Frank M. Afflitto received his Ph.D. in 1998, from the Department of Criminology, Law and Society at the University of California at Irvine's School of Social Ecology. His first book details the social movement practices and justice perceptions of Guatemalans victimized by state violence.
Christy Allen received a Ph.D. in Sociology at the University of Essex. She teaches courses in American Studies, human rights, and criminology. Her dissertation “Living the Second Amendment” is an ethnography of gun rights activism in the United States, for which she joined pro-gun organizations and attended gun-rights activist training in several states across the US.
Robert Arjet researches violence in American culture as it relates to masculinity, gender, and extremist groups. He received his Ph.D. from Emory University's Institute of the Liberal Arts, and his dissertation on masculinity and firearms in American action films is entitled “Gunplay: Men, Guns, and the Action Films in the United States.”
Eyal Ben-Ari, Professor of Sociology and Anthropology at the Hebrew University, is a widely published scholar whose research spans Japanese society, Israeli culture, early childhood education, military culture, and emotions. His recent books include Body Projects in Japanese Childcare: Culture, Organization and Emotions in a Preschool and Mastering Soldiers: Conflict, Emotions and the Enemy in an Israeli Military Unit.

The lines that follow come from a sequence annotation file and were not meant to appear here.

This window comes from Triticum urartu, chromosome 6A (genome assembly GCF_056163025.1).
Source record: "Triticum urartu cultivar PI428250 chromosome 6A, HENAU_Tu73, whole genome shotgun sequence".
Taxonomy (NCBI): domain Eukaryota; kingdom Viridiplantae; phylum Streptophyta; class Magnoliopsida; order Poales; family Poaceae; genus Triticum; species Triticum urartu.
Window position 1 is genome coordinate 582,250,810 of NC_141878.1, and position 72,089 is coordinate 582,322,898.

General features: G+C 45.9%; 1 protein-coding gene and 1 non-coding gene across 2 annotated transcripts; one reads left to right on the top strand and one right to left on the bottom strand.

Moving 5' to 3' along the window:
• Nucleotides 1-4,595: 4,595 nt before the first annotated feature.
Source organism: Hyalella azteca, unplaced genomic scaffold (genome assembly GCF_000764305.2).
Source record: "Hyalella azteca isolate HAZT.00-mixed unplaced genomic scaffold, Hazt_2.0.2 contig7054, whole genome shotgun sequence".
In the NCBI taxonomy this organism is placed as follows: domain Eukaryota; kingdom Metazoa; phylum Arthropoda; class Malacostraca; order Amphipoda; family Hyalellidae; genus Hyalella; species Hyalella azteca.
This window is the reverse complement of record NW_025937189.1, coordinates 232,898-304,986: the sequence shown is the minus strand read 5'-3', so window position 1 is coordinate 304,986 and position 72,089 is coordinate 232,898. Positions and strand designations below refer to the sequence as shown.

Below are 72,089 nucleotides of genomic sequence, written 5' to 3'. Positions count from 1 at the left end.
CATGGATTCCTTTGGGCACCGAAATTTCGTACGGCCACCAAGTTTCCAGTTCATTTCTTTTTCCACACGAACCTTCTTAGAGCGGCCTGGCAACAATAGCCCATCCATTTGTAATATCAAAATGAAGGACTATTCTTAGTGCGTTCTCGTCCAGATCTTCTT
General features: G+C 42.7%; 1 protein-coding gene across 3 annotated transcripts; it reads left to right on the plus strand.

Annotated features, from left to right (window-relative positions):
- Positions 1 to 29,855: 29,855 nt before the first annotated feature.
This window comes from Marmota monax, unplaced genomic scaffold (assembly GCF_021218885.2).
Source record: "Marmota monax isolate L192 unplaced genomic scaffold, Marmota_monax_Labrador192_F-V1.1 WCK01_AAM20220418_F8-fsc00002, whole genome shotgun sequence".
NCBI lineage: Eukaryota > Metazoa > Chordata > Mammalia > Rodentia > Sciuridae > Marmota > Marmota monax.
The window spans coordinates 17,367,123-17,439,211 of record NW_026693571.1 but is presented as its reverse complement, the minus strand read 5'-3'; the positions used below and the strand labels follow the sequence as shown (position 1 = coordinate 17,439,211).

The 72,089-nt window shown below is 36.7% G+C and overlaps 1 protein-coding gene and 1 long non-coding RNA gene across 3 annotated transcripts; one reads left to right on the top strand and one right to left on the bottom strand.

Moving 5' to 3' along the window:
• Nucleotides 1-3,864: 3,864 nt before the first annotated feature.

Carolyn Cooper, Professor of English at the University of the West Indies, specializes in Caribbean literature. She authored Noises in the Blood, a collection of essays on Jamaican popular culture.
Amy Ann Cox, a doctoral student in US History at the University of California at Los Angeles, is interested in the history of firearms and gun-ownership, and gender. Her dissertation will explore the practical uses and cultural meanings of guns in early America.
Sabine Frühstück, Professor at the University of California, Santa Barbara, is a specialist in modern Japanese cultural studies. She has authored/edited many